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Nelson Mandela did not transform the economy or eradicate poverty. He did something bigger — he unified South Africa and steered it away from conflict.
Nelson Mandela dedicated his entire adult life to the struggle for freedom in South Africa, and in 1994 became president of the country's first democratically elected government. On February 11, 1990, Mandela was released from 27 years of imprisonment. I recall going to Cape Town's Grand Parade, where he was going to give his first speech. His arrival was delayed due to security concerns. As darkness fell, the atmosphere was electric. From the periphery, shots could be heard as police fired birdshot at looters. Mandela eventually stepped onto the balcony of the City Hall to a rapturous welcome from the huge crowd. Next to me was a man in a trance-like state, chanting "Mandela the prisoner... Mandela the saviour..."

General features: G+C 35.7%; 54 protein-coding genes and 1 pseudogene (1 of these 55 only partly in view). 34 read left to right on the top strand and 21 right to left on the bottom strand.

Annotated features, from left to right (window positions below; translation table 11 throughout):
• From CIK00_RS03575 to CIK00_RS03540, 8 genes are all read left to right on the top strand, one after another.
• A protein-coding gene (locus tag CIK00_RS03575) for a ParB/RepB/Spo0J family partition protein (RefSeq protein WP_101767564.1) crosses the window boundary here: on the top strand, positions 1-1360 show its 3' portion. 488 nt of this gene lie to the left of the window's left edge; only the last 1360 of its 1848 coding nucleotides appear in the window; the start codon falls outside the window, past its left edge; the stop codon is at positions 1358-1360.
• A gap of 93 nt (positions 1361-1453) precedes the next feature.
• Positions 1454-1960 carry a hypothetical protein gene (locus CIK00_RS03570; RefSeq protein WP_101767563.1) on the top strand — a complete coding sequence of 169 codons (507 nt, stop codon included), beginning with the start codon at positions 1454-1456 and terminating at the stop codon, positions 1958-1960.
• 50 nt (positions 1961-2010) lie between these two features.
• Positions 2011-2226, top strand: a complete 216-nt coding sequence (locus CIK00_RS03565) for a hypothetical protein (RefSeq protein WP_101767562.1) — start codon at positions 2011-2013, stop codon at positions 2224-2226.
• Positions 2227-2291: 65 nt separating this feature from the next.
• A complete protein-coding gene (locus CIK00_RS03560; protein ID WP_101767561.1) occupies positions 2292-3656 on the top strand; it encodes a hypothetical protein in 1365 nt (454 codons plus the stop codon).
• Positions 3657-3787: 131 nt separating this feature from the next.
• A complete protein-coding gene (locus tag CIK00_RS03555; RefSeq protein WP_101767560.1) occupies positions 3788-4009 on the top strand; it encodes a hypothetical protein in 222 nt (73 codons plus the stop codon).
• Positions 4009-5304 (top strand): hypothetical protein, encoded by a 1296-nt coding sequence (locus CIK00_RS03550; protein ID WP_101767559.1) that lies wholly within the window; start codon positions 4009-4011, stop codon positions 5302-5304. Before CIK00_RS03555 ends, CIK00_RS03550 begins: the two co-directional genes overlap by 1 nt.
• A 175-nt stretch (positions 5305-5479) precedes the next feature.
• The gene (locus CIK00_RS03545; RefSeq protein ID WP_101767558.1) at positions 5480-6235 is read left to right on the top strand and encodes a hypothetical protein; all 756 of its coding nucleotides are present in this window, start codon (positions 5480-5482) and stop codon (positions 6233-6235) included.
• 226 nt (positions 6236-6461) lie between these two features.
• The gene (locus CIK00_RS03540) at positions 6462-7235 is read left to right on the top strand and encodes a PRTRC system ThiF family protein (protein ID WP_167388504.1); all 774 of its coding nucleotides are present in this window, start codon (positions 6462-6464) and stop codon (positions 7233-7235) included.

Walking to the Parade earlier that day, I fell into conversation with a security guard, an occupation notorious for long hours and low pay. He was confident that with Mandela now released, people like him would soon have good houses. The 1994 election manifesto of the African National Congress (ANC) promised "a better life for all", but the reality is that people's lives have not improved very much. The middle and upper classes have done well and the black middle class has expanded hugely. There has been a significant increase in the supply of housing, electricity and running water to low income groups, but health and education outcomes remain dismal for a middle income country. The unemployment rate, always high, has actually increased and is currently 25 per cent. South Africa remains an unequal and fractured society and if it were not for the largescale roll-out of social grants, poverty would have increased since 1994.